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West Virginia accuses Catholic diocese of violating consumer protection law by hiring pedophile priests

The state attorney general accused the diocese and a former bishop of "intentional concealment."
Image: Bishop Michael Bransfield of the Wheeling-Charleston Roman Catholic Diocese leads mass in Montcoal, West Virginia, on April 6, 2010.
Bishop Michael Bransfield of the Wheeling-Charleston Roman Catholic Diocese leads mass in Montcoal, West Virginia, on April 6, 2010.Matt Sullivan / Getty Images file

The West Virginia attorney general filed a lawsuit Tuesday claiming that a local Roman Catholic diocese and former bishop failed to protect children from predator priests and teachers — and violated consumer protection laws by not alerting parents there were abusers on the payroll.

The suit takes what appears to be a novel approach by using state consumer protection laws, with parents as "purchasers" of services for their children.

Attorney General Patrick Morrisey claims in the suit that former Bishop Michael Bransfield and the Wheeling-Charleston Diocese engaged in "intentional concealment."

"Omissions of these material facts caused the purchasers of their educational and recreational services to buy inherently dangerous services for their children for many decades,” the court papers state.

The lawsuit, which cites the specific West Virginia code that Bransfield and the diocese allegedly violated, is seeking a permanent court order “blocking the diocese from continuation of any such conduct.”

The attorney general told NBC News through his spokesman, “We believe this is the first lawsuit of its kind against the church.”

West Virginia Attorney General Patrick Morrisey speaks at a press conference at the Department of Justice in Washington on Feb. 27, 2018.Toya Sarno Jordan / Getty Images file

Mitchell Garabedian, the lawyer featured in the film, “Spotlight,” who is best known for going after predator priests in Boston, agreed.

“I have never heard a similar action brought such as that in West Virginia,” Garabedian said in an email to NBC News. “The action certainly will raise concerns for the Diocese of Wheeling-Charleston because of the transparency which will be provided through litigation and because of the adverse economic effect on the Diocese the end result may provide.”

Marci Hamilton, a law professor and head of CHILD USA, a nonprofit that fights child abuse, said she too has not heard of anyone using this legal strategy against a Catholic diocese.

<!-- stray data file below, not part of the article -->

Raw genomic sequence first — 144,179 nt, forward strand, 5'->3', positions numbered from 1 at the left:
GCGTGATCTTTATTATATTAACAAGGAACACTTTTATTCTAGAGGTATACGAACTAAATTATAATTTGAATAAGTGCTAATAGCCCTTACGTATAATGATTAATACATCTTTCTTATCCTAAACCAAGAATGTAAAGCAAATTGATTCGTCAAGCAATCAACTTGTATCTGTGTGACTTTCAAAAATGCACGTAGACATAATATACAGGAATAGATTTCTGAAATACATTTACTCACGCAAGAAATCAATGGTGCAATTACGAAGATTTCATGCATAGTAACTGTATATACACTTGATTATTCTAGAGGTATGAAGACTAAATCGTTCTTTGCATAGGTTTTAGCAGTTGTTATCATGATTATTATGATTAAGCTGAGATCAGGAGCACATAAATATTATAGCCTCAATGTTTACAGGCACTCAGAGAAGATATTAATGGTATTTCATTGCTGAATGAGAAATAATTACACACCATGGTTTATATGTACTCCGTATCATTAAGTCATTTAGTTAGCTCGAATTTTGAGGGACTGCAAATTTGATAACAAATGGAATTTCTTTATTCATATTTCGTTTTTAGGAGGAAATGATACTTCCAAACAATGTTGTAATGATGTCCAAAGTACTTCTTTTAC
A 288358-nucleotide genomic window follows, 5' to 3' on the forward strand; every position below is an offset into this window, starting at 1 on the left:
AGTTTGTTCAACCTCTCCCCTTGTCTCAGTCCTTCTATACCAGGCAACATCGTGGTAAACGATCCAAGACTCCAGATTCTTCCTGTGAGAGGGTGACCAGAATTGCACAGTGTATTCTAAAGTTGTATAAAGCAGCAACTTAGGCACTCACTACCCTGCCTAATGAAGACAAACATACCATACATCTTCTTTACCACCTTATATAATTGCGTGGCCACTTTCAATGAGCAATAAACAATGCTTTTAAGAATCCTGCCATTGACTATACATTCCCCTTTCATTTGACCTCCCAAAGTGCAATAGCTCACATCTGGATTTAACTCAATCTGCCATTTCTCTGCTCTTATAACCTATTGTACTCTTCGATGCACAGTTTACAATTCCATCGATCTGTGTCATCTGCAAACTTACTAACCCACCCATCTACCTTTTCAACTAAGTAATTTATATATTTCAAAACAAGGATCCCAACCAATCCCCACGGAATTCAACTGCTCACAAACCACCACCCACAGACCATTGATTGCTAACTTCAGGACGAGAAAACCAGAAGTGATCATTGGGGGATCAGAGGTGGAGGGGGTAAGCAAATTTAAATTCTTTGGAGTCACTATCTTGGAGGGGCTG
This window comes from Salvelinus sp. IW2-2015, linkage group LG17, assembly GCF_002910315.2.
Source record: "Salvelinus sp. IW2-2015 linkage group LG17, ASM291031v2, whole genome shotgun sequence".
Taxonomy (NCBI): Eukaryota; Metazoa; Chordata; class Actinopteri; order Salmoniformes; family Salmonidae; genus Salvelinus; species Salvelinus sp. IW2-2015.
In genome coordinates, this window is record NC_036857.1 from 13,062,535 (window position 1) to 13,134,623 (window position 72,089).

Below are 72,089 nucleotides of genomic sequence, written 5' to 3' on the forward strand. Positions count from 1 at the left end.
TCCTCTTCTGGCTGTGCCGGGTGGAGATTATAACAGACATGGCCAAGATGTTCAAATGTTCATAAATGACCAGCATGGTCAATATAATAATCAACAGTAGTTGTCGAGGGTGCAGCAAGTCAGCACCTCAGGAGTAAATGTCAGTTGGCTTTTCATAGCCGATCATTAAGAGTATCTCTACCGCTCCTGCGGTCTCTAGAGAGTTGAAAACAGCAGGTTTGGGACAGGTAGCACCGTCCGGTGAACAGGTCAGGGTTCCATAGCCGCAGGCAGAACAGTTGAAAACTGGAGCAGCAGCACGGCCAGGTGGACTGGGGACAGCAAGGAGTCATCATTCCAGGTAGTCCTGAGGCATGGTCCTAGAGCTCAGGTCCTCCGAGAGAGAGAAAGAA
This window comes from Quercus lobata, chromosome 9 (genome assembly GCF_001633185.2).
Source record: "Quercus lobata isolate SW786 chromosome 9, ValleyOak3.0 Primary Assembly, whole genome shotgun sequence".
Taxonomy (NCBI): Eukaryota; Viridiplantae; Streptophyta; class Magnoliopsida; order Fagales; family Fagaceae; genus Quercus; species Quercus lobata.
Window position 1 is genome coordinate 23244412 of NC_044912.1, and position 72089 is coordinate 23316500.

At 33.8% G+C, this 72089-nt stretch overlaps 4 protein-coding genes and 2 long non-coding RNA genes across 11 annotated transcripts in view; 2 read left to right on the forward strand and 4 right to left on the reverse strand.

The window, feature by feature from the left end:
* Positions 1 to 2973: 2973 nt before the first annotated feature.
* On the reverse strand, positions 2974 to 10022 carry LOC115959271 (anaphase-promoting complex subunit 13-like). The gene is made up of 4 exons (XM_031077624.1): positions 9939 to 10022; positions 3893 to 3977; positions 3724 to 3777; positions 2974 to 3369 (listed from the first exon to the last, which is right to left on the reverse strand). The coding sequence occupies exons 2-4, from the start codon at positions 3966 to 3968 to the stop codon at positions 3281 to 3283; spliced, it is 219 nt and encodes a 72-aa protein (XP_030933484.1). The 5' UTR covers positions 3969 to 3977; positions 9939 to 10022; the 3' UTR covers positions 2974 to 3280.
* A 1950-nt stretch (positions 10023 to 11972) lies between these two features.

A database search of news stories found that in 1994 lawyers for a Michigan man allegedly abused by a local priest charged in a lawsuit that the Archdiocese of Detroit had engaged in fraudulent concealment, which is a legal strategy that is usually used in consumer protection cases.

Hamilton in that story said the tactic "has merit" but it was not immediately clear if the strategy employed by the lawyers worked.

Bishop Michael Bransfield speaks at a press conference in Wheeling, West Virginia, in 2004.Dale Sparks / AP file

In a statement, the Diocese of Wheeling-Charleston said it learned from the media that Morrisey had filed a lawsuit alleging the diocese had "violated the West Virginia Consumer Credit and Protection Act."

"The Diocese will address the litigation in the appropriate forum," it said. "However, the Diocese strongly and unconditionally rejects the Complaint’s assertion that the Diocese is not wholly committed to the protection of children."

Bransfield retired as bishop in September 2018 and could not be reached for comment.

In the lawsuit, Morrisey charged that the diocese’s advertised mission was to provide children a safe learning environment, but instead it knowingly hired priests who had been credibly accused of child sexual abuse and hired lay workers without doing adequate background checks.

Among others, the complaint alleges that the diocese covered up for a priest named Patrick Condron, who worked in West Virginia in the 1980s and was accused of “grooming” a student for sex.

After Condron admitted that he sexually abused a student at St. Joseph Preparatory Seminary High School in the city of Vienna, the diocese sent the priest for treatment.

When Condron completed that, he was reassigned to Wheeling Catholic Elementary School from 1998 to 2001 — and parents were never notified that an admitted pedophile was teaching at the school.

Another example cited in the suit is that of Victor Forbas, who worked for the diocese from 1965 through 1983. The diocese ordained him despite being aware that he had been accused in 1962 of sexually abusing a child in Philadelphia.

“Frobas was moved frequently due to suspicions of and sometimes allegations of sexual abuse of children,” the suit states.

One of those jobs was director of a Catholic summer program for children called Camp Tygart in Huttonsville, West Virginia, where he was accused of molesting more children.

After undergoing psychological treatment, Frobas got a new job in 1977 — chaplain at Wheeling Central Catholic High School, the suit states.

Frobas eventually moved to a Franciscan community in St. Louis, Missouri, where he was accused to molesting more children. He eventually served two years in prison before dying in 1993.

Morrisey charged the diocese also failed to adequately vet lay employees like Ronald Cooper, who was hired as a high school teacher in 2011 but failed to disclose that he had been convicted of third-degree rape in the Washington state back in 1985.

Cooper was eventually fired in 2013, but the diocese never told the parents of the children who attended Madonna High School in Weirton, West Virginia, that a convicted felon had been teaching their kids.